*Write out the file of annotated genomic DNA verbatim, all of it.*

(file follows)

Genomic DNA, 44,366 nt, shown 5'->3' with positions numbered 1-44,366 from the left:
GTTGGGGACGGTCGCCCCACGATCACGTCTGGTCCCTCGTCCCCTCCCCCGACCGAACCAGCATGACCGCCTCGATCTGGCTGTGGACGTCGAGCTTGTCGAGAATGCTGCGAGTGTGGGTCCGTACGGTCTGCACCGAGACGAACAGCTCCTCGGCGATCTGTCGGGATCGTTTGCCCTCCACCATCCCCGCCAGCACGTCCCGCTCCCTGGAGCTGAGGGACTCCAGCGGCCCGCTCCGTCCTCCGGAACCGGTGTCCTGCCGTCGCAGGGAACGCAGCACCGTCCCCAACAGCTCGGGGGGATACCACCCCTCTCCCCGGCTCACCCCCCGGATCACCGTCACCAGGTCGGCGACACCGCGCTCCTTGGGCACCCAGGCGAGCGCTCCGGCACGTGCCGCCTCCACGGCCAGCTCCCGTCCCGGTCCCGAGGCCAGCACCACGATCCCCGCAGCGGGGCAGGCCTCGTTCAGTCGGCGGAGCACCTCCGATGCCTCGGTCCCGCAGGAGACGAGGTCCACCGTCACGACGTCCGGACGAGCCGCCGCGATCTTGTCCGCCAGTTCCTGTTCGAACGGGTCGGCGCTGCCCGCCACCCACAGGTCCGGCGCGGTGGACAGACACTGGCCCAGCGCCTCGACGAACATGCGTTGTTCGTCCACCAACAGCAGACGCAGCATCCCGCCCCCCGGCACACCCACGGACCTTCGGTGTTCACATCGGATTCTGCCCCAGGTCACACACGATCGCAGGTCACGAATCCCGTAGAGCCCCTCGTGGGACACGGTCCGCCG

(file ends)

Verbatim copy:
Genomic DNA, 44,366 nt, shown 5'->3' with positions numbered 1-44,366 from the left:
GTTGGGGACGGTCGCCCCACGATCACGTCTGGTCCCTCGTCCCCTCCCCCGACCGAACCAGCATGACCGCCTCGATCTGGCTGTGGACGTCGAGCTTGTCGAGAATGCTGCGAGTGTGGGTCCGTACGGTCTGCACCGAGACGAACAGCTCCTCGGCGATCTGTCGGGATCGTTTGCCCTCCACCATCCCCGCCAGCACGTCCCGCTCCCTGGAGCTGAGGGACTCCAGCGGCCCGCTCCGTCCTCCGGAACCGGTGTCCTGCCGTCGCAGGGAACGCAGCACCGTCCCCAACAGCTCGGGGGGATACCACCCCTCTCCCCGGCTCACCCCCCGGATCACCGTCACCAGGTCGGCGACACCGCGCTCCTTGGGCACCCAGGCGAGCGCTCCGGCACGTGCCGCCTCCACGGCCAGCTCCCGTCCCGGTCCCGAGGCCAGCACCACGATCCCCGCAGCGGGGCAGGCCTCGTTCAGTCGGCGGAGCACCTCCGATGCCTCGGTCCCGCAGGAGACGAGGTCCACCGTCACGACGTCCGGACGAGCCGCCGCGATCTTGTCCGCCAGTTCCTGTTCGAACGGGTCGGCGCTGCCCGCCACCCACAGGTCCGGCGCGGTGGACAGACACTGGCCCAGCGCCTCGACGAACATGCGTTGTTCGTCCACCAACAGCAGACGCAGCATCCCGCCCCCCGGCACACCCACGGACCTTCGGTGTTCACATCGGATTCTGCCCCAGGTCACACACGATCGCAGGTCACGAATCCCGTAGAGCCCCTCGTGGGACACGGTCCGCCG